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Isan-Style Thai Coming to Randolph


Published March 24, 2015 at 1:15 p.m.

Gai yang and som tum with sticky rice - COURTESY OF SAAP
  • Courtesy Of Saap
  • Gai yang and som tum with sticky rice

Vermont is home to dozens of Thai restaurants — some more authentic than others. After a while, the menus start to blur together with their familiar Bangkok-style cookery: pad Thai, drunken noodles, curries, more noodles. But in early April, husband-and-wife team Steve and Nisachon "Rung" Morgan will bring a new kind of Thai cooking to downtown Randolph.

Located beside the White River Craft Center in the historic Kimball House building at 50 Randolph Avenue, Saap (Thai for "tasty") will serve Isan-style food, which is renowned for its saturated, pungent flavors.

In recent years, the northern Thai cuisine has become trendy in New York and other cities around the country, but Saap will be the first Isan spot in Vermont. Traditionally served family-style, meals are constructed bit by bit using sticky rice, grilled or fried proteins and vegetables, and a wide variety of zippy, herbaceous sauces.

"This food is not shy in any sense," says Connor Morgan, Steve's son, who will run the front of the house. "It's unapologetic in its bold flavors and fermented kind of funkiness."

In the kitchen, Isan native Rung will lead the charge, preparing dishes on a wood-fired grill. Steve, a classically trained chef and former New England Culinary Institute instructor, will help with cooking and handle overall kitchen and back-of-house management.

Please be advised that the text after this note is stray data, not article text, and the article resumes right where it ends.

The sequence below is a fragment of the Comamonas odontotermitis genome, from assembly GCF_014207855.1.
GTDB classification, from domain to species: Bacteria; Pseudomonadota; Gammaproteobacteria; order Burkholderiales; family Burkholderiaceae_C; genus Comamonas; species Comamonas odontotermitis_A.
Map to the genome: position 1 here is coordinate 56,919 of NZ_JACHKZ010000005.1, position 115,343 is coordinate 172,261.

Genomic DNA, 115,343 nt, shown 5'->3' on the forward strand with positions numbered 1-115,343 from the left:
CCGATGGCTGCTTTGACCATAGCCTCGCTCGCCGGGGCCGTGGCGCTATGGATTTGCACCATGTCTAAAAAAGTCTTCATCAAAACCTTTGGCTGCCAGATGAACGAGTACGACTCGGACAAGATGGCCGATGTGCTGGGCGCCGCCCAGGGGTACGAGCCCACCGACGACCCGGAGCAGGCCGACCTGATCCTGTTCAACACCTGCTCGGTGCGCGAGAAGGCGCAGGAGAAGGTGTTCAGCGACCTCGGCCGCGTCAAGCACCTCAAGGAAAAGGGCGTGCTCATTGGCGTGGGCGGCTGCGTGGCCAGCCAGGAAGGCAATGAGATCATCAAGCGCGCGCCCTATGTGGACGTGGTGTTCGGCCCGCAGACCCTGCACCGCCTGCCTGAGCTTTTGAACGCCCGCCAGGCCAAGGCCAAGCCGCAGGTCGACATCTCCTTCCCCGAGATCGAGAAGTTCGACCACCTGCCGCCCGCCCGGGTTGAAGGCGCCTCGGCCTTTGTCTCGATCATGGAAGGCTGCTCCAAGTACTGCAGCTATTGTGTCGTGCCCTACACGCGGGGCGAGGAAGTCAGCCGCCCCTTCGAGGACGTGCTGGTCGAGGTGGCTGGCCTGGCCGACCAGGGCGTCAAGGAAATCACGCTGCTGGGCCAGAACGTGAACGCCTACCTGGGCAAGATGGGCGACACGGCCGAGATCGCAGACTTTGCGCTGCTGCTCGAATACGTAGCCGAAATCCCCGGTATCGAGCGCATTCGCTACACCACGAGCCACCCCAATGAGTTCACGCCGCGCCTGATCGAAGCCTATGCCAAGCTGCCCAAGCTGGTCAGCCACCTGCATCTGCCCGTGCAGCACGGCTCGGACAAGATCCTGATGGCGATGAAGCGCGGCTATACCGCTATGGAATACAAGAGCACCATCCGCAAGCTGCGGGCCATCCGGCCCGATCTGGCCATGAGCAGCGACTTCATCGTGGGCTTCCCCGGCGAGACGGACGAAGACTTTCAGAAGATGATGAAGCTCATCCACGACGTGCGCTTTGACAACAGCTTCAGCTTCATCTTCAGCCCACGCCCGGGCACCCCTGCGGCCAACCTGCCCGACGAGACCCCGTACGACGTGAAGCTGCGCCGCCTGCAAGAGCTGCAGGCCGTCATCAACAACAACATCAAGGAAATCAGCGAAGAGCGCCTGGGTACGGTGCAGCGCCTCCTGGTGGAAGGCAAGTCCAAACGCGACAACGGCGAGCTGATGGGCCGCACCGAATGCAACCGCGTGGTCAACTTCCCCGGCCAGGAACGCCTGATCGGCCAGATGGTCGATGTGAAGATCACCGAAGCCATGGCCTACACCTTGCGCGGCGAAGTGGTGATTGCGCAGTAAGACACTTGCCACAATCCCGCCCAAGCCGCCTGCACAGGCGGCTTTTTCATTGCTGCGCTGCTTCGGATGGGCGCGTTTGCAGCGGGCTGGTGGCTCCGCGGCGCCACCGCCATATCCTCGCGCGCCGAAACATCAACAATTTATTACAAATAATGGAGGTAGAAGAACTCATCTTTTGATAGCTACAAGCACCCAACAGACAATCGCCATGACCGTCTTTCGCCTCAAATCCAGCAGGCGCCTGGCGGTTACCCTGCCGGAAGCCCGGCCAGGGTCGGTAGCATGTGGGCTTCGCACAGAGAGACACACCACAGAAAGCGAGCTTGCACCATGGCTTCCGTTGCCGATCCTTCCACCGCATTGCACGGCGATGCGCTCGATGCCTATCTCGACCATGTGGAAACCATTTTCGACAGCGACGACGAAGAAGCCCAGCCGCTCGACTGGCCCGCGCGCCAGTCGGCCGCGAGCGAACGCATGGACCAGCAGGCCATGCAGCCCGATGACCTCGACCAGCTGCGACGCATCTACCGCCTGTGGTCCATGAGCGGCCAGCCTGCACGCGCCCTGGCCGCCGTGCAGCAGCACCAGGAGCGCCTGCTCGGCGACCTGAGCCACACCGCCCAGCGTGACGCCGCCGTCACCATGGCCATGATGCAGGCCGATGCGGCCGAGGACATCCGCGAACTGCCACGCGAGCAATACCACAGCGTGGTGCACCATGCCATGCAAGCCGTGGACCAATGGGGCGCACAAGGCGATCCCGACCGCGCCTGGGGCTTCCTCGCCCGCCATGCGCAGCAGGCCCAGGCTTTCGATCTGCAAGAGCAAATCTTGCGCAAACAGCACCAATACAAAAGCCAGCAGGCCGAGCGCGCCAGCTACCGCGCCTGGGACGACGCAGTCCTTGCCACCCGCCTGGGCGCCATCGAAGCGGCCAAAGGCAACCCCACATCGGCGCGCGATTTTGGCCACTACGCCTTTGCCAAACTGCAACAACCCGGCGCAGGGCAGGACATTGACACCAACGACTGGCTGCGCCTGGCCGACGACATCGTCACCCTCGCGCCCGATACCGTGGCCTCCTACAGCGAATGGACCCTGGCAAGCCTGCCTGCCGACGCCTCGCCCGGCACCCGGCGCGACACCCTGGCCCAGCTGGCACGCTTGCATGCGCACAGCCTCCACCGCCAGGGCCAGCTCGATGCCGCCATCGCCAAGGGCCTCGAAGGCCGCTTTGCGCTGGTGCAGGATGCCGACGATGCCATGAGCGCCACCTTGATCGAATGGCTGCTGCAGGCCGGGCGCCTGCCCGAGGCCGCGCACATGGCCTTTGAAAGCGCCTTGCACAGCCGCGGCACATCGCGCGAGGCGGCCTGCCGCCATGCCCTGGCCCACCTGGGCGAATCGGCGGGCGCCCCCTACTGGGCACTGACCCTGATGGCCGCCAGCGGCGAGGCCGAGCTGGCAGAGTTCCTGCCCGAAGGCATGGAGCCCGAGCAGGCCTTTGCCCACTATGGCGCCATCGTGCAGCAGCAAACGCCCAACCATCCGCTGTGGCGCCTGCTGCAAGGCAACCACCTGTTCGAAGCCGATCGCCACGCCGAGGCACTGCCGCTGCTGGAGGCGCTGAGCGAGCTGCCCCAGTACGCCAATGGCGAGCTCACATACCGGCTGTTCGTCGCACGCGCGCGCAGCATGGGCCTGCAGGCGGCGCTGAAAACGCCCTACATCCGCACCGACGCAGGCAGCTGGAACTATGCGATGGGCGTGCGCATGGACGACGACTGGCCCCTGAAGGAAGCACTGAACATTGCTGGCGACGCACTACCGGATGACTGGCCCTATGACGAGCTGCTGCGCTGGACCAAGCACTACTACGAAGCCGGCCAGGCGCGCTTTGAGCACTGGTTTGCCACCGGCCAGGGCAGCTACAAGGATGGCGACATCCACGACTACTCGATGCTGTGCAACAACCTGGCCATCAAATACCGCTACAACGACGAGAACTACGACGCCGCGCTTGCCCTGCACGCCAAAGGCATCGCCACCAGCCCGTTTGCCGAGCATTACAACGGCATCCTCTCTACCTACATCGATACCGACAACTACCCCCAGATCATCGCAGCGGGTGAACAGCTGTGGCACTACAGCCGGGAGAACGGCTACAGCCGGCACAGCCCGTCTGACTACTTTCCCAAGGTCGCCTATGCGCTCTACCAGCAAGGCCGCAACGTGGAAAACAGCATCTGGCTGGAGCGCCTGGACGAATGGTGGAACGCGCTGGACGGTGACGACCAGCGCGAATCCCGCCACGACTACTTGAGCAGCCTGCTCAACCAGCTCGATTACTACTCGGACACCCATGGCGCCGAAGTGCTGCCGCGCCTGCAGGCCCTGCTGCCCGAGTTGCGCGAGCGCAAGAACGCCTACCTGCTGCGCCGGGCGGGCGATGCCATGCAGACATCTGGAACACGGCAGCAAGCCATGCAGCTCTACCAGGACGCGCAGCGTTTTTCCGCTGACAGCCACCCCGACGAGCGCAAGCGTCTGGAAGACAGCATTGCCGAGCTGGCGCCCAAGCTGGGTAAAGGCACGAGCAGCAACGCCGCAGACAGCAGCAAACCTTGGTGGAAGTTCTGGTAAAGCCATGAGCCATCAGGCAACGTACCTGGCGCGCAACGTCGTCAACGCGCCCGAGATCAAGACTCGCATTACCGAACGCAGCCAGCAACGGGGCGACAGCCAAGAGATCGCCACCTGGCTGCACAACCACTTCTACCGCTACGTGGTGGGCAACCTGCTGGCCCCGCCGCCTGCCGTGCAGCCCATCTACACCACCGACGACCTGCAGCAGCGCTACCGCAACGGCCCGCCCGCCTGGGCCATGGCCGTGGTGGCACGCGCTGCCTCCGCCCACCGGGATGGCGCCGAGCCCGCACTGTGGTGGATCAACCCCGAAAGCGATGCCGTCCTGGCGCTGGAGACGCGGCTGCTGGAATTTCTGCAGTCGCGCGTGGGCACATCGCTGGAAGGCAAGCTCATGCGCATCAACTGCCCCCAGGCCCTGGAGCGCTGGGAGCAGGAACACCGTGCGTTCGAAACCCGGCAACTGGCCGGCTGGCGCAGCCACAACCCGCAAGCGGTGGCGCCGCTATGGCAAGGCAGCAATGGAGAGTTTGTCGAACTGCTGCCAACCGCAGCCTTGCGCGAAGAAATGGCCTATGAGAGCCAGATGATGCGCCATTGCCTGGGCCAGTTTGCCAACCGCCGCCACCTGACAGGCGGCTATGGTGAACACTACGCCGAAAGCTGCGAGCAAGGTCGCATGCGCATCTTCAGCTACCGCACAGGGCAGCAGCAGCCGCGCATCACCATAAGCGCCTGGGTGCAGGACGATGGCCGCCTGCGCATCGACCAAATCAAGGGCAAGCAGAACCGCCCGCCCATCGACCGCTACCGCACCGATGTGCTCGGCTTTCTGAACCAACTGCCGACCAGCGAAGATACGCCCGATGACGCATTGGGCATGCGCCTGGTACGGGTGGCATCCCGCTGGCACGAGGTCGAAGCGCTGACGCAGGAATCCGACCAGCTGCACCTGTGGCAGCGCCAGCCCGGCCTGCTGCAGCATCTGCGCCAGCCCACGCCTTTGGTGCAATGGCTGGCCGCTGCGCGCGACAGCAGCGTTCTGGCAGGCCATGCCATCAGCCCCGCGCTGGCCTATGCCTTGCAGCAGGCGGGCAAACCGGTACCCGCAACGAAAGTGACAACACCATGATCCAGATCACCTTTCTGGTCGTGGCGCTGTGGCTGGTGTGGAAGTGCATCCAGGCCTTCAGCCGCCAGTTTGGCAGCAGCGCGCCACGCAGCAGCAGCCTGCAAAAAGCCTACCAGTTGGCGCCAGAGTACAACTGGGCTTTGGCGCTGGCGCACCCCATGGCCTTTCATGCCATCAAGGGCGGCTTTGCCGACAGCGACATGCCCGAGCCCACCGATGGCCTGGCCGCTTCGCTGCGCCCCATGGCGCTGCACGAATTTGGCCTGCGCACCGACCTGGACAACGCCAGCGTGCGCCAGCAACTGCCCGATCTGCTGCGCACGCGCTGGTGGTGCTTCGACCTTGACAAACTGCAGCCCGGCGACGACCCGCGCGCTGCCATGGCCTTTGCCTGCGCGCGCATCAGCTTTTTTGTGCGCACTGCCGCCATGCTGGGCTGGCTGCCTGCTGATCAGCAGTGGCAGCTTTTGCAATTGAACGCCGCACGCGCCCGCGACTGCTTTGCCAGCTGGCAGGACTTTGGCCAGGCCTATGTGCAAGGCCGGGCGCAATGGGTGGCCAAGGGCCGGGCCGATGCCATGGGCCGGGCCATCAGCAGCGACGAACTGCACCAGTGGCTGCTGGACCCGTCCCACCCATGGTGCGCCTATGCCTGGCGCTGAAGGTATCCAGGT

The opening bill of fare offers flame-grilled meats such as gai yang — a fragrant, marinated half-chicken served with sweet chili sauce and sour tamarind sauce — and mok pla suai, a curry- and herb-crusted suai fish rolled into a banana leaf and charred.

The menu also includes delicate, brothy soups, such as tom yum poa taek, which is similar to a standard Thai coconut soup but loaded with squid and shellfish; and various chopped-meat salads, alternately called laap, laab or larb, depending on who's writing the menu. Small plates include peek gai tod — garlicky, sticky, sweet-and-sour chicken wings popularized by Stowe native Andy Ricker, whose Pok Pok restaurants are perennial hot spots in Portland, Ore., and New York City.

"These are very regional, complex and refined dishes," Connor says of the food, "which have been made and tinkered with for thousands of years. We really just wanted to bring that back to Vermont and pair it with our craft artisan food and beer scene."

Behind the bar, Connor will pour local brews — many from nearby Bent Hill Brewery — from six draft lines, and pop bottles of wine and Thai beers. Desserts will include house-made coconut and crystallized-ginger ice creams, handmade ice cream sandwiches and Thai popsicles.

The restaurant connects with the White River Craft Center gallery, which will double as a space for events (live music, community events and workshops) and group dining.

This summer, Saap will offer outdoor seating (perhaps with frozen beer slushies) and a kitchen garden, where Rung plans to grow some of the herbs and veggies herself. Much of the meat and fresh produce will be sourced locally, while harder-to-find specialties will come from a traveling purveyor from Boston.

The Morgans say they haven't settled on an opening date yet, but they've narrowed it down to either Friday, April 3, or Friday, April 10.

The original print version of this article was headlined "Northern Exposure"

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